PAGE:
Boston Uncornered, a Dorchester-based nonprofit organization that works to reduce gang violence and connect at-risk youth with opportunities, has named Francisco “Tito” SantosSilva as its new executive director.
He comes to Uncornered after having spent over a decade working with underserved and gang-involved youth at UTEC, the Massachusetts Department of Youth Services (DYS), and Elliot Community Services.
Also joining Boston Uncornered is Jerrell Engermann, the incoming chairman of the board of directors and a native of Mattapan.
Boston Uncornered was founded in 2016 as an offshoot of College Bound Dorchester, run by Dorchester residents Mark Culliton and Michelle Caldeira, who wrote a white paper on the core influencer theory that is central to Uncornered’s mission
It “basically put down our point of view about what holds back under-resourced urban communities and who has the power to transform those communities,” Culliton explained. “The core influencers are highly influential and disruptive individuals who live in these communities and are responsible for 50 percent to 75 percent of the violent crime. From that idea, Michelle and I created a program, Boston Uncornered.”
In the ensuing years, Culliton said, “we’ve transitioned out of all other programming, and now only do Uncornered, which engages and leverages the power of active and former gang members to move from the corner to college and to transform their community and create opportunities for all.”
Hiring SantosSilva, Culliton hopes, will allow the nonprofit to build capacity in Boston and then “leverage our insights that we’ve developed in Dorchester and Boston to impact the country and create the day when we have a gang-violence-free America as a way to realize the full potential of urban communities.”
Boston Uncornered boasts an impressive track record from its first five years. Through neighborhood-based mentorship, educational support and college counseling— and direct stipends to students— the program has been able to support 70 percent of its students to college matriculation, approximately double the national average for gang-involved youth.
A study conducted by Bain & Company in 2020 found that between 2016 and 2018, neighborhoods with heavy engagement with Uncornered showed impressive drops in violence. Many of the core influencers identified by Boston Uncornered have since stepped into leadership roles as College Readiness Advisors (CRAs).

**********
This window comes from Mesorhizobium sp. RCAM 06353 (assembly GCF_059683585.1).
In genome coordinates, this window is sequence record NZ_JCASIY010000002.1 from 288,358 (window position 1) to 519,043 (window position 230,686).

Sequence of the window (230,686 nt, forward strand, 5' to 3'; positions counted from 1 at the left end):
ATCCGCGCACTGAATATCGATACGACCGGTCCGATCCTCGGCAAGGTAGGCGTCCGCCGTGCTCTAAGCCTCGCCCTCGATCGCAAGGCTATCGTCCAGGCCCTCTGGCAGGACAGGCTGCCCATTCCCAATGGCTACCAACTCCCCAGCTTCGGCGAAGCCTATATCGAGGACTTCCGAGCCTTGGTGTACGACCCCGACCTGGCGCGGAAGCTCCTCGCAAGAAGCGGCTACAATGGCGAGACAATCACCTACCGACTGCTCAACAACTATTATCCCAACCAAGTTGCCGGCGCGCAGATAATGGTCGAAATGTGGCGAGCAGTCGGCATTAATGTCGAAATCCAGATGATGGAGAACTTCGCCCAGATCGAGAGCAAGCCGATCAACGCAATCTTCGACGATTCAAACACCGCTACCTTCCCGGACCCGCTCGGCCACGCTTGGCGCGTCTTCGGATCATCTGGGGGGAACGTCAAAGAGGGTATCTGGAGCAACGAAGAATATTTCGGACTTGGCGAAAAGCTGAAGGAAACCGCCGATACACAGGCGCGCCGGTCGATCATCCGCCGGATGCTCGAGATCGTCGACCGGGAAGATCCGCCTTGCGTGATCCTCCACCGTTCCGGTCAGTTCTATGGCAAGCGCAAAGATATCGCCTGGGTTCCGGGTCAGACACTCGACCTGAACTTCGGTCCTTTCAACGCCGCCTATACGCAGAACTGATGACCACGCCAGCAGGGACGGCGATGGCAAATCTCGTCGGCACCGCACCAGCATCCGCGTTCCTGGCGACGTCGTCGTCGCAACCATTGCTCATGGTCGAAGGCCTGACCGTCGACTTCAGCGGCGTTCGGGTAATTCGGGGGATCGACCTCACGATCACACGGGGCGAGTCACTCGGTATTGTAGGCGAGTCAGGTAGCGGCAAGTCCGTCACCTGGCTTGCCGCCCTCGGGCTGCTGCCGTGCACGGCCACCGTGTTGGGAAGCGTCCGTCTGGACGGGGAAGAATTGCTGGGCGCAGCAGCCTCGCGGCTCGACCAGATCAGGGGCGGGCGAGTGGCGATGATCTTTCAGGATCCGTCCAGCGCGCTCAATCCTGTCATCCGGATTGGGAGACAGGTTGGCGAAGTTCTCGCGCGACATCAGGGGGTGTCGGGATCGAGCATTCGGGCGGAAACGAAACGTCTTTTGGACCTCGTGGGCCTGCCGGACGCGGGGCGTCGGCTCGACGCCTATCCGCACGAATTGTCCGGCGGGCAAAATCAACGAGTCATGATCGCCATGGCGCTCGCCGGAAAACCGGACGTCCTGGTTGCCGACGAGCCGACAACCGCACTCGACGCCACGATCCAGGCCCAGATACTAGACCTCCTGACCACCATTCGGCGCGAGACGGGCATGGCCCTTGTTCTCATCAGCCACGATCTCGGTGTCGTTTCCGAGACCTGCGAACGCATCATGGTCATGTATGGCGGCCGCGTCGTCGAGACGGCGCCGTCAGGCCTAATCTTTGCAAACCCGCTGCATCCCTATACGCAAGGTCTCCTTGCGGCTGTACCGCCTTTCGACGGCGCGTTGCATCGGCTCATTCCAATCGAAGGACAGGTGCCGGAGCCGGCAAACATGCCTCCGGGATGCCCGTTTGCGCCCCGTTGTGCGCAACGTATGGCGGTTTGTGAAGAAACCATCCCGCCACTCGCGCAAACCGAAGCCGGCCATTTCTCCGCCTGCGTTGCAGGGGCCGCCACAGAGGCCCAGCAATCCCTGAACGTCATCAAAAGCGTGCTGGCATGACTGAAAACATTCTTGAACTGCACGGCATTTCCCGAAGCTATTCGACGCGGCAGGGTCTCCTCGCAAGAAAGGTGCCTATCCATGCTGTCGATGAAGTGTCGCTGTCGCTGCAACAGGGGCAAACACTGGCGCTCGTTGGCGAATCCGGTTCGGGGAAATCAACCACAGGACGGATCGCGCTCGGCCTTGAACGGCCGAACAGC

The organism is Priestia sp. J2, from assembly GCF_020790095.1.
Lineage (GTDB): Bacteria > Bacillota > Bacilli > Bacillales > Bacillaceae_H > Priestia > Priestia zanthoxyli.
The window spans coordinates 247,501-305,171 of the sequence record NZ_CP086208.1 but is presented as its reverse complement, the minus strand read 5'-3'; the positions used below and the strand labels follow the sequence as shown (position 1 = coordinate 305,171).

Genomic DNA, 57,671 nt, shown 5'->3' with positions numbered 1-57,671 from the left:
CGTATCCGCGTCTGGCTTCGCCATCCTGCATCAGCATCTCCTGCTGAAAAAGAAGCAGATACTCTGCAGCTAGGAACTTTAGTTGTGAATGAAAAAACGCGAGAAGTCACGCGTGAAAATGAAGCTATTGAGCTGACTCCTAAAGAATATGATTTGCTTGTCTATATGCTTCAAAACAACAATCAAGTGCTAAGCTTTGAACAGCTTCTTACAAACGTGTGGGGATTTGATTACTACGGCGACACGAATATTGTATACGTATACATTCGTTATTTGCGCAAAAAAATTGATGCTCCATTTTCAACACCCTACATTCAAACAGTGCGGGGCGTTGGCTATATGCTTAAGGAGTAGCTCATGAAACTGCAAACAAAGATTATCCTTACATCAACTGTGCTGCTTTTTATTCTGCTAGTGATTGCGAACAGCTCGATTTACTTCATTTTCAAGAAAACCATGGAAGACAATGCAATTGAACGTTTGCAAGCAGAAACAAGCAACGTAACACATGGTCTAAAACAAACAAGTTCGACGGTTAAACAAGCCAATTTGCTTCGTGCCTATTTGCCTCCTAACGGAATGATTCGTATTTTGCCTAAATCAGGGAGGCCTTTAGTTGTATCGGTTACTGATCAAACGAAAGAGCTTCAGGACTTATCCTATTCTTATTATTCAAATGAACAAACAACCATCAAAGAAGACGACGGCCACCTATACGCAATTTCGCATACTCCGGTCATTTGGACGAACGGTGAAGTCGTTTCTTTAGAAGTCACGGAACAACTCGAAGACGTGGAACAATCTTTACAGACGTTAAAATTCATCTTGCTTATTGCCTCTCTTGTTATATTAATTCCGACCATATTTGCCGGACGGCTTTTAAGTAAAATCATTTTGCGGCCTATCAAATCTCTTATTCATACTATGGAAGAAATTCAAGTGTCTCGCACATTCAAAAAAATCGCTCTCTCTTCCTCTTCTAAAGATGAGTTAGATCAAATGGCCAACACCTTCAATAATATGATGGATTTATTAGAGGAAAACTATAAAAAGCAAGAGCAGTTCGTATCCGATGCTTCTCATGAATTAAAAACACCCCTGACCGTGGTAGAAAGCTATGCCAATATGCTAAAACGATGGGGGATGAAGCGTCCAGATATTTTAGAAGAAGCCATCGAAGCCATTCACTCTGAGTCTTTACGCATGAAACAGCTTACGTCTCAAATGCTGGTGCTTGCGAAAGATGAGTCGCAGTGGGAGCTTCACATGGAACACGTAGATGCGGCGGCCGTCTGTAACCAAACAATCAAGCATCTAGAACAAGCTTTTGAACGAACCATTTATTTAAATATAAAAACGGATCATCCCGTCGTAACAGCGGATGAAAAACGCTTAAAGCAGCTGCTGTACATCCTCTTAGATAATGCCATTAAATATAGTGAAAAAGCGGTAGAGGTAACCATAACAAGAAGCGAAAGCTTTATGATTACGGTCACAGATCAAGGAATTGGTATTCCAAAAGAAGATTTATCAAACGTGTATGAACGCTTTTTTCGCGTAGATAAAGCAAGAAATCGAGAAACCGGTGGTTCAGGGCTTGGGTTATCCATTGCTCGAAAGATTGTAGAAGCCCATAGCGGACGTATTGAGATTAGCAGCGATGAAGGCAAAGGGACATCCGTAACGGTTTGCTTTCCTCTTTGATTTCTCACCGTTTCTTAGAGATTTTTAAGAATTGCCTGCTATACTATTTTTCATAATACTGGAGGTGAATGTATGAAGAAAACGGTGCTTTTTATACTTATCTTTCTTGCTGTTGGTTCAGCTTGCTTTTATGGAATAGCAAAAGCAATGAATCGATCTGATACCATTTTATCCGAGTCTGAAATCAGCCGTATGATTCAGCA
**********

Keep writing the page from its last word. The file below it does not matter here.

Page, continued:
On the heels of these successes, Culliton and Caldeira hope to pass the reins of the Boston program to SantosSilva while exploring opportunities to engage with national efforts to reduce and end gang violence.
“I’m a first-generation Cape Verdean American, and the population that we work with is very directly connected to my story,” SantosSilva told the Reporter. “I’ve watched young people in my community—family members, friends, even, fall into some of the struggles that the young people we work with face. That’s why I do the work. Before I started at Uncornered, I was very familiar with their work. When the opportunity arose to dive deeper into a community that reflects where I grew up, I jumped at it.”
As executive director, SantosSilva hopes to emphasize the positive potential of core influencers both in Uncornered and beyond.
“A lot of the time, young people in Boston [are in this situation] due to a lack of resources, a lack of community opportunity. As a society, we tend to jump quickly to assigning morality to the behavior and not looking at where students are and what limitations they may be facing. I hope to highlight the value that the core influencers bring to the table.”
In addition to working toward common objectives with the state of Massachusetts, providing greater financial support to students, and continuing to connect core influencers with opportunity, SantosSilva hopes to encourage professional development among Boston Uncornered’s current staff and students.
“I think representation matters. When someone who looks like you, talks like you, comes from the community you come from, likes the things that you like, grows [professionally], I think that that has an impact as well,” he said. “It’s like a secondary support system in believing that there are opportunities available to you by seeing people who look like you succeed.”
For his part, Culliton looks forward to expanding the mission of Uncornered in and beyond Boston.
“I just don’t believe that gang members are bad people,” he said. “They sometimes make horrific choices with huge consequences, but it’s not because they’re fundamentally evil. If given opportunities, they realize those the same way any of us do. But because of their unique networks, their transformation is so much more powerful than the typical kid in the typical school or program.”
“The core of Uncornered is that those who are closest to the problem have the best solutions. In bringing Tito on, with his background and his much more personal connections to the impact of gang violence, it’s closer to the ideal that core influencers are the solution. We can go out and provide funding and support, and translate to downtown that these are beautiful, positive people, but the essence is that core influencers can and should be leading this transformation.”